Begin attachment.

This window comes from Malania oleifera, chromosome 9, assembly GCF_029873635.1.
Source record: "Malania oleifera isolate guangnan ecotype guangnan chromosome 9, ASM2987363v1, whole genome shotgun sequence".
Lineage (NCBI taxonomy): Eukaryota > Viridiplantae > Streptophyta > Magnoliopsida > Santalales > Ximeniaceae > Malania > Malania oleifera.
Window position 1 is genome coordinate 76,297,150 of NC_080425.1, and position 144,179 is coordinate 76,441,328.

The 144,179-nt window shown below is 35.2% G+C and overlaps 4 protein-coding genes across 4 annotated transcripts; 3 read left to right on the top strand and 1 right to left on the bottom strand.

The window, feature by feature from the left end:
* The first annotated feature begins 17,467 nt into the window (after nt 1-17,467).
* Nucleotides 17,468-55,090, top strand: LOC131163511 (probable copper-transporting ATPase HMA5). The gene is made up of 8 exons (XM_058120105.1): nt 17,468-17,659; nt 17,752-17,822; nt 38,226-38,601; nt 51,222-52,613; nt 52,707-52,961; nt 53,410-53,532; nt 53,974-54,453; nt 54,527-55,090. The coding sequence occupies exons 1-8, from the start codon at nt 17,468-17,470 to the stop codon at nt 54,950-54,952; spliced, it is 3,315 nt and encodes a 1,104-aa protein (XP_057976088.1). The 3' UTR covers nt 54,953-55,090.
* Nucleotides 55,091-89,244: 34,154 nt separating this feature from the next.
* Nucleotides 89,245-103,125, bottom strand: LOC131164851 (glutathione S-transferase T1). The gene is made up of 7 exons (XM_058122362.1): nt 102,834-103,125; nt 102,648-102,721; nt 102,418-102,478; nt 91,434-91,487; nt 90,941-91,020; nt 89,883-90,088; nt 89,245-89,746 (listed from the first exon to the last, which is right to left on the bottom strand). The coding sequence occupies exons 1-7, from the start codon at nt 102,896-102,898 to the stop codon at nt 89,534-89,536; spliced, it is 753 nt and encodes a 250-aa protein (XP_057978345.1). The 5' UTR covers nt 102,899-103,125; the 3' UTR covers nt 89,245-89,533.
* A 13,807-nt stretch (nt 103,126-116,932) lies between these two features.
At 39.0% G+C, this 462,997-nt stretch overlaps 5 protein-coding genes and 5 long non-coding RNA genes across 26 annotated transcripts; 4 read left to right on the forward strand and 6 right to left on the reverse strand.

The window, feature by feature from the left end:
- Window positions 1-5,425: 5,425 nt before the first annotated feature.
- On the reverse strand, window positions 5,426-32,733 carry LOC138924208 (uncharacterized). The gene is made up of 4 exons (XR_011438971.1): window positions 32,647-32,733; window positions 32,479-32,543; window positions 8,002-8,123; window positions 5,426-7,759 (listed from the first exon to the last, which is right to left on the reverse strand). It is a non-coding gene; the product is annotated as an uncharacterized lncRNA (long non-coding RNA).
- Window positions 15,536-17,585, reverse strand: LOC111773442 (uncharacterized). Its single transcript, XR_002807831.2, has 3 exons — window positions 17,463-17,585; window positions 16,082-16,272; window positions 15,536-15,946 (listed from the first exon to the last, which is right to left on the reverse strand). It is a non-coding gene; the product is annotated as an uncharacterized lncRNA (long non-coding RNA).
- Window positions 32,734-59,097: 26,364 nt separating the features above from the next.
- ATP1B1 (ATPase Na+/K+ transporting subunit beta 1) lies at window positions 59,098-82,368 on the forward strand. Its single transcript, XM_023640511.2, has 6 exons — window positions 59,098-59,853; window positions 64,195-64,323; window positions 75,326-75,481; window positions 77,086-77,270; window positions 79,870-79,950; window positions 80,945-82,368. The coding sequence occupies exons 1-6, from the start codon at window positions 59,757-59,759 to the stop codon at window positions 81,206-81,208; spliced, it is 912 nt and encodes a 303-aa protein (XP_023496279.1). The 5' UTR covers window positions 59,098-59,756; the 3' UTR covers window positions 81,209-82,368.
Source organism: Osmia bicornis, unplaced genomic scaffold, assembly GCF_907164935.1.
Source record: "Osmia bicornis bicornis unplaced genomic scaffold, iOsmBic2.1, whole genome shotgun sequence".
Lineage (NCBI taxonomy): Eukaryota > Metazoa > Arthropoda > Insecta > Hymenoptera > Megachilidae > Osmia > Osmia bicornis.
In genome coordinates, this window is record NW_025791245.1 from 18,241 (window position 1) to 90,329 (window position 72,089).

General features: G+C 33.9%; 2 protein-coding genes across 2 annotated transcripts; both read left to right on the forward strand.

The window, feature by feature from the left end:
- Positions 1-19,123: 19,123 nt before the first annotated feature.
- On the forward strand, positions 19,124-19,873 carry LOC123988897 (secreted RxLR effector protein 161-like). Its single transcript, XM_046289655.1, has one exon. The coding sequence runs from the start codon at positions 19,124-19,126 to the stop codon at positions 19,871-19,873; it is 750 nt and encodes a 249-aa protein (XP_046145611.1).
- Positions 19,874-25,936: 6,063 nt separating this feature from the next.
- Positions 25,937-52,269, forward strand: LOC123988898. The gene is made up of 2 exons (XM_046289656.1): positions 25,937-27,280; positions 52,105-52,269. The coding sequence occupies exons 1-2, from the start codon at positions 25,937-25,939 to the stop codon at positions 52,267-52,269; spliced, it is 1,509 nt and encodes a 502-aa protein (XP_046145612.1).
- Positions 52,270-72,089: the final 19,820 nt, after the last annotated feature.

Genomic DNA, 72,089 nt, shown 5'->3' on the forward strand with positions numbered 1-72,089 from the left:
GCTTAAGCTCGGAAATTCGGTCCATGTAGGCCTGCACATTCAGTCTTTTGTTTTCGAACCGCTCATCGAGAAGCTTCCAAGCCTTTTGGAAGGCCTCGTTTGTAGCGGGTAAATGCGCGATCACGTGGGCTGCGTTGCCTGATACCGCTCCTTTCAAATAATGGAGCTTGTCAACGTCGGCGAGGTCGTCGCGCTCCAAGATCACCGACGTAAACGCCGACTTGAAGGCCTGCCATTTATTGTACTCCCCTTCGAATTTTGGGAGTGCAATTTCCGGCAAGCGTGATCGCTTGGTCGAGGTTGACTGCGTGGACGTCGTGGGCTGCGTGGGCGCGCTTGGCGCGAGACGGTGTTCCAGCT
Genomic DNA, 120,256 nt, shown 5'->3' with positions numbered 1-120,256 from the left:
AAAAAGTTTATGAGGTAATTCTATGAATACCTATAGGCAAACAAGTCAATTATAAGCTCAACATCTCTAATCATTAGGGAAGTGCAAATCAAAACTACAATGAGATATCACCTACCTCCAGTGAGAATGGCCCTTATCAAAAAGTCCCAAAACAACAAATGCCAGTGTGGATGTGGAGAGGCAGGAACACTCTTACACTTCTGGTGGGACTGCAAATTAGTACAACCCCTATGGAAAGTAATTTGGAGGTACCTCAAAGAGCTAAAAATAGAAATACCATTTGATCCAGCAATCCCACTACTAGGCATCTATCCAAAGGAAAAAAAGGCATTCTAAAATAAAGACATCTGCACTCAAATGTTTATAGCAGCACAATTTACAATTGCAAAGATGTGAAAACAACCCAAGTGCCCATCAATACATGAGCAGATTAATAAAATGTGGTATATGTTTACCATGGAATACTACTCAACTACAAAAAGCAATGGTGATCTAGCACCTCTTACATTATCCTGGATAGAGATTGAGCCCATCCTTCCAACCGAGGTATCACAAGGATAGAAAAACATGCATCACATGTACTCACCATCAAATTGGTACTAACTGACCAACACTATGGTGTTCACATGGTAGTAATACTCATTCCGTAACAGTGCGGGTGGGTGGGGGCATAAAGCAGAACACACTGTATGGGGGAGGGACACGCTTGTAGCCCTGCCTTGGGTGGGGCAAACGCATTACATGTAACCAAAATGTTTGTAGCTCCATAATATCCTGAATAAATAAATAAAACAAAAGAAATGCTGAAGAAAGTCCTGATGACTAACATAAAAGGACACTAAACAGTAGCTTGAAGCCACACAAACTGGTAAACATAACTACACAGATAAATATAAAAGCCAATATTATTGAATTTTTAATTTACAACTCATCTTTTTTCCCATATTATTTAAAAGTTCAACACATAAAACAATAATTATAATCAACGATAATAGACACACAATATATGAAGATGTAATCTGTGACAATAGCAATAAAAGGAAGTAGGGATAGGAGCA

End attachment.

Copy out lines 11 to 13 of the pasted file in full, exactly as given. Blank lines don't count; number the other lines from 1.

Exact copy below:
* A 13,807-nt stretch (nt 103,126-116,932) lies between these two features.
At 39.0% G+C, this 462,997-nt stretch overlaps 5 protein-coding genes and 5 long non-coding RNA genes across 26 annotated transcripts; 4 read left to right on the forward strand and 6 right to left on the reverse strand.

The window, feature by feature from the left end: